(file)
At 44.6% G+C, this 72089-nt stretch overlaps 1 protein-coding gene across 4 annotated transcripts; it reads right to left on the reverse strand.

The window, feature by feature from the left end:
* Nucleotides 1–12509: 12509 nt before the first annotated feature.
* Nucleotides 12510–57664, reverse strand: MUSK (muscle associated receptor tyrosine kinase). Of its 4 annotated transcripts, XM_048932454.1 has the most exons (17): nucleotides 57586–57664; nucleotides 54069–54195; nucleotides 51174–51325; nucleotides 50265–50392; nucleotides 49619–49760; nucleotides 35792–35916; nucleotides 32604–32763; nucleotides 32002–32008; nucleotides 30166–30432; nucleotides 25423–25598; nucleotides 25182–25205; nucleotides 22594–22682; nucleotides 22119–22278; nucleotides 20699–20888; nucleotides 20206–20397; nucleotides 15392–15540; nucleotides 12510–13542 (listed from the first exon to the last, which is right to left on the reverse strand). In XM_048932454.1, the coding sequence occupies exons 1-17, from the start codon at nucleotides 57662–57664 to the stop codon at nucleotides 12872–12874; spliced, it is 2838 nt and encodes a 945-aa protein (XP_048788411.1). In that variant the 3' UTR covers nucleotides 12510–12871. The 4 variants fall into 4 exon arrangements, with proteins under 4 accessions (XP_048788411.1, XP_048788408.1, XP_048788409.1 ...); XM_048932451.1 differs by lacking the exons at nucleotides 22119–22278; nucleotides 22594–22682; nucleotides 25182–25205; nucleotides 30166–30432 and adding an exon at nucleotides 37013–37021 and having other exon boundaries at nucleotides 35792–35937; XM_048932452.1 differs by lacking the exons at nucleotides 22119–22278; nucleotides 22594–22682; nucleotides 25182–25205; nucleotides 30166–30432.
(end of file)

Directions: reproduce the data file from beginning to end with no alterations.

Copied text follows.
At 44.6% G+C, this 72089-nt stretch overlaps 1 protein-coding gene across 4 annotated transcripts; it reads right to left on the reverse strand.

The window, feature by feature from the left end:
* Nucleotides 1–12509: 12509 nt before the first annotated feature.
* Nucleotides 12510–57664, reverse strand: MUSK (muscle associated receptor tyrosine kinase). Of its 4 annotated transcripts, XM_048932454.1 has the most exons (17): nucleotides 57586–57664; nucleotides 54069–54195; nucleotides 51174–51325; nucleotides 50265–50392; nucleotides 49619–49760; nucleotides 35792–35916; nucleotides 32604–32763; nucleotides 32002–32008; nucleotides 30166–30432; nucleotides 25423–25598; nucleotides 25182–25205; nucleotides 22594–22682; nucleotides 22119–22278; nucleotides 20699–20888; nucleotides 20206–20397; nucleotides 15392–15540; nucleotides 12510–13542 (listed from the first exon to the last, which is right to left on the reverse strand). In XM_048932454.1, the coding sequence occupies exons 1-17, from the start codon at nucleotides 57662–57664 to the stop codon at nucleotides 12872–12874; spliced, it is 2838 nt and encodes a 945-aa protein (XP_048788411.1). In that variant the 3' UTR covers nucleotides 12510–12871. The 4 variants fall into 4 exon arrangements, with proteins under 4 accessions (XP_048788411.1, XP_048788408.1, XP_048788409.1 ...); XM_048932451.1 differs by lacking the exons at nucleotides 22119–22278; nucleotides 22594–22682; nucleotides 25182–25205; nucleotides 30166–30432 and adding an exon at nucleotides 37013–37021 and having other exon boundaries at nucleotides 35792–35937; XM_048932452.1 differs by lacking the exons at nucleotides 22119–22278; nucleotides 22594–22682; nucleotides 25182–25205; nucleotides 30166–30432.